Jericho’s Folly

The sound was compellingly familiar although it had been years since I’d heard it.  We were visiting the Quakertown farmer’s market for the first time—this weekend event is widely advertised and we were curious.  Part fresh produce, but mostly flea market, it was a tribute to my generation.  You could find stuff from my childhood years here, making it a species of time travel.  We stepped out of the car on a gray morning when I heard it.  I was drawn to it.  I’m at the age where I recognize things before I can name them.  “Where are you going?” my wife asked.  “Toward Pink Floyd,” I replied.  Music has a way of doing that to you.  It took another minute for me to place the song.  It was from the album The Wall.

After we returned home I had to hear it again, uninterrupted by the distractions of a flea market to new home owners.  It was a frightening experience in the age of Trump.  Although they’d never been my favorite band, I had a long history with Pink Floyd.  My older brother used to listen to them, and when I was working as a church intern (yes, there is such a thing) while in college, the kids in a family I was staying with took me to see The Wall on laser disc—an affluent family in the neighborhood had just bought a player, and I was curious both about the technology and the film.  The Wall is one of those concept albums that requires attention—you kind of need to listen to the whole thing.  The accusations against those who are different being sent “up against the wall” chilled me with thoughts of Trump and American fascism.  I can only listen to the album within prescribed headspace.

Even those who’ve never been sent to boarding school can imagine how it lends itself to abuses and horror.  At Nashotah House the album was almost as frequently cited as Hotel California.  When the religious isolate themselves odd things begin to happen.  On one of the occasions when I was left home alone in our New Jersey apartment, I pulled out my DVD of The Wall and began to watch it.  As the years melted away, I suddenly felt young and intensely vulnerable.  The visuals, like a little pin-prick, were jabbing at nerves a little too close to the surface.  I had to turn it off and watch a horror film instead.  It’s even scarier to listen to the album when democracy has failed its constituents.  The wall, after all, is a most protean of metaphors.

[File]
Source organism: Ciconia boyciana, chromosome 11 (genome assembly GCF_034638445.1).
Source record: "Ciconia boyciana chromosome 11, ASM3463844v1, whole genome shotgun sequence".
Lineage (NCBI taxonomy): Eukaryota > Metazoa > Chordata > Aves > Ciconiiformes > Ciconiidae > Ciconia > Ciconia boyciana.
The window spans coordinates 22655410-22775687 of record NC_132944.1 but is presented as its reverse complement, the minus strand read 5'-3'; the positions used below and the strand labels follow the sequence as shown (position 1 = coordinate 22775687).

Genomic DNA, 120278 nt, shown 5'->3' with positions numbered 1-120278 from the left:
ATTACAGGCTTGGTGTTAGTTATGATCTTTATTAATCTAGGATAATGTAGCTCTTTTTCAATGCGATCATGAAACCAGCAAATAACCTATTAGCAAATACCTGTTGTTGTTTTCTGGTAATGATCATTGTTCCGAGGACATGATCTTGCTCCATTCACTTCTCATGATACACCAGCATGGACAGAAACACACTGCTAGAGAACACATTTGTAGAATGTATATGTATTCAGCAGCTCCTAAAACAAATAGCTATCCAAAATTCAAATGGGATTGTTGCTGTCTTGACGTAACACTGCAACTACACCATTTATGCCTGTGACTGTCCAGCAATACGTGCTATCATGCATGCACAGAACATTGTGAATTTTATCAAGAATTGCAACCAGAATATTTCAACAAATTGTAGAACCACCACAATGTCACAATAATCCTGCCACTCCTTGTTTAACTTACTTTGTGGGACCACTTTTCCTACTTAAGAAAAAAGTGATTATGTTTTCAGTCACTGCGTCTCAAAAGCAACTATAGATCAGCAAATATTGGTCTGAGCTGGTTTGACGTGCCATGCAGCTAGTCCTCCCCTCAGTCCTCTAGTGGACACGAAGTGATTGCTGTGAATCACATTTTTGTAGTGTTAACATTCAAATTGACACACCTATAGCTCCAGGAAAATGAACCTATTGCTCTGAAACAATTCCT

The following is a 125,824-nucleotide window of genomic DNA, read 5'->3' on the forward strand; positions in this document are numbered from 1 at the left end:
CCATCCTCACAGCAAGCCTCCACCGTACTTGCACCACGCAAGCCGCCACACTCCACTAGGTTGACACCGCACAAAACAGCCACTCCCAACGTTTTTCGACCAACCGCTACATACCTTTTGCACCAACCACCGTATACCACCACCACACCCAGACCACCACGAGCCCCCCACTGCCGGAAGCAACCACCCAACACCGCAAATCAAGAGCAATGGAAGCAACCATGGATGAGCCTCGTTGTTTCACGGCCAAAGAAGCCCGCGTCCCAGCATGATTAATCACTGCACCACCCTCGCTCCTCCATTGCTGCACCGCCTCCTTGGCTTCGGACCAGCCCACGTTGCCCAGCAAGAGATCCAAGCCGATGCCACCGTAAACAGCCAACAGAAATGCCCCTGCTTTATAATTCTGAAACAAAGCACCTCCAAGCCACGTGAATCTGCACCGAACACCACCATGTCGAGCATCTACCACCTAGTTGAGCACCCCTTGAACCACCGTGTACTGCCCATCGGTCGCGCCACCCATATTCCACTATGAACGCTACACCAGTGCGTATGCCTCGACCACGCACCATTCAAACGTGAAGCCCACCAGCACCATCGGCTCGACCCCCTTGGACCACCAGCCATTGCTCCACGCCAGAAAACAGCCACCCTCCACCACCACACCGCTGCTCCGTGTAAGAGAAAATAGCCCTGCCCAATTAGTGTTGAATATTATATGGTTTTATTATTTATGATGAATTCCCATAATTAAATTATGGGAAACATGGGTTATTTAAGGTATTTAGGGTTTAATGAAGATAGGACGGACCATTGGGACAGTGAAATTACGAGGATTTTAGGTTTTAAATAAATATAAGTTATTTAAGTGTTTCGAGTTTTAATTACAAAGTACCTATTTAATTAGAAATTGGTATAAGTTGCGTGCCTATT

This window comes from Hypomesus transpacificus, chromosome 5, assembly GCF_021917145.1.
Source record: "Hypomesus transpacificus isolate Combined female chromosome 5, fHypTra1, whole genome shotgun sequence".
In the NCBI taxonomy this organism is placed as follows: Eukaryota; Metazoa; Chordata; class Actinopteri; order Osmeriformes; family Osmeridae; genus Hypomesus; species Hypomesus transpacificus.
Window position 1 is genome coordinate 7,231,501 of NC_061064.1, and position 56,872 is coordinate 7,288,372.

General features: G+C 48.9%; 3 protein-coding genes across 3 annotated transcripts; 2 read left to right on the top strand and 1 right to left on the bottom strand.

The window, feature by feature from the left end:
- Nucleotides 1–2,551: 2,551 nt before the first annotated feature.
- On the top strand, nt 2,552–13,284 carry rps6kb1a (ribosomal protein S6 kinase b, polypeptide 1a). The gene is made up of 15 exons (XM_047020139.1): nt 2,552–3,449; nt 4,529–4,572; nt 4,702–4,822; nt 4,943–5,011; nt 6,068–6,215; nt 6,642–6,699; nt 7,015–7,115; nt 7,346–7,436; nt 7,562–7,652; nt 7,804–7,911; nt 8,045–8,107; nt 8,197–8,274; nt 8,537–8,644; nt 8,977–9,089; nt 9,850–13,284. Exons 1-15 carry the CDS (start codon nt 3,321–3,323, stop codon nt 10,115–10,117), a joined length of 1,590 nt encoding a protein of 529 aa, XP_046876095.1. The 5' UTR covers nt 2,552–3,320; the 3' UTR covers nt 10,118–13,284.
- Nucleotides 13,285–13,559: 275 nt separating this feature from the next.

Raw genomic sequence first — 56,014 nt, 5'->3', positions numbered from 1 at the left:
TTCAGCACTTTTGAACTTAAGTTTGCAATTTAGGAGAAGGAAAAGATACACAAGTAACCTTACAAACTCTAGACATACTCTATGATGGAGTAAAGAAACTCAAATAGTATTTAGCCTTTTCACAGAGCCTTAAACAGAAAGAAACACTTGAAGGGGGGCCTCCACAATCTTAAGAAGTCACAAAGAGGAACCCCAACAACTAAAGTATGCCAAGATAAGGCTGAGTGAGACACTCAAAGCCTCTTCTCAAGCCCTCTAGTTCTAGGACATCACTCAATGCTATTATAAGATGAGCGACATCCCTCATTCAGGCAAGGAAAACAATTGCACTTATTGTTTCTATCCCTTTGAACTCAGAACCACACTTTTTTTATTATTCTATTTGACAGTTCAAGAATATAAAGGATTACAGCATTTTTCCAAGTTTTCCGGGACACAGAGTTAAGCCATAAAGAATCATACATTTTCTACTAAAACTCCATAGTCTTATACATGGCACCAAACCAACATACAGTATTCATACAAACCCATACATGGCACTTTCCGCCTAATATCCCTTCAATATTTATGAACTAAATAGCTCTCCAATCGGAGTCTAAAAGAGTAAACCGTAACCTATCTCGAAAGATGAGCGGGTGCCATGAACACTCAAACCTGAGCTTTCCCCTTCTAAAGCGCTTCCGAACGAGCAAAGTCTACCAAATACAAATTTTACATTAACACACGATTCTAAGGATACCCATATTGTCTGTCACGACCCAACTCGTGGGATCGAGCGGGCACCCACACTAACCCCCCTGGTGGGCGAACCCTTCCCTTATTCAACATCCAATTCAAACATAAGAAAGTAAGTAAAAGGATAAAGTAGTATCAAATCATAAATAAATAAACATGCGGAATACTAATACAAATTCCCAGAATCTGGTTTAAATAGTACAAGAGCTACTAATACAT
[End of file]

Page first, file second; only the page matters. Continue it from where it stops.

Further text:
Remember the Alamo

I’ve never started a fight. I’m actually a very conciliatory type, willing to be wronged in order to avoid an unnecessary confrontation. This election has made me feel a little pugilistic, however. The sheer size of Trump’s loss based on the popular vote makes me hope I’m not alone in this. I find myself in San Antonio at the moment. The American Academy of Religion and Society of Biblical Literature annual meeting, which rolls around the weekend before Thanksgiving, has been a regular aspect of my career since 1991. My hotel room overlooks the Alamo, and the implications—indeed, the irony—are not lost on me. I don’t know a great deal of Texas history, but what kid grows up without hearing about Davy Crockett, who died a few yards from where I lay down my head?

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I’ve known many Texans in my life. Many of them have been, and continue to be, perfectly reasonable people. Good and loyal friends. Lots of people like to live here. Indeed, the population of the state has swelled over the past quarter century. I’ve also encountered Texans (particularly at Nashotah House) who acted like the enemy at the Alamo wasn’t Mexico, but the other states. In the light of last week’s election I’m reminded of the words of one of the Mexican officers, after Santa Anna declare the battle a light one. Reportedly another officer quipped, “with another such victory as this, we’ll go to the devil.” Voices from the other side of the wall. Maybe it’s the lack of sleep from getting in so late, but I’m looking at the Alamo and Pink Floyd’s The Wall is going through my head. The lesson of the Alamo is that although you may lose the battle you can still win the war.

This is my second visit to San Antonio. Last time I was here, for the same conference, one of my doctoral advisors was over from Edinburgh, and we walked through the Alamo together. Today we are lamenting Brexit and Trump together. By slim margins the alt-right has learned to game the system. The problem seems to be apathy. It’s clear that we’re going to have to fight from now on just to get a little social justice around here. Strange words coming from the fingers of a lifelong pacifist, but you’d think that the work of Martin Luther King, Jr. and Susan B. Anthony might have had more lasting effects. Perhaps it truly is time to remember the Alamo.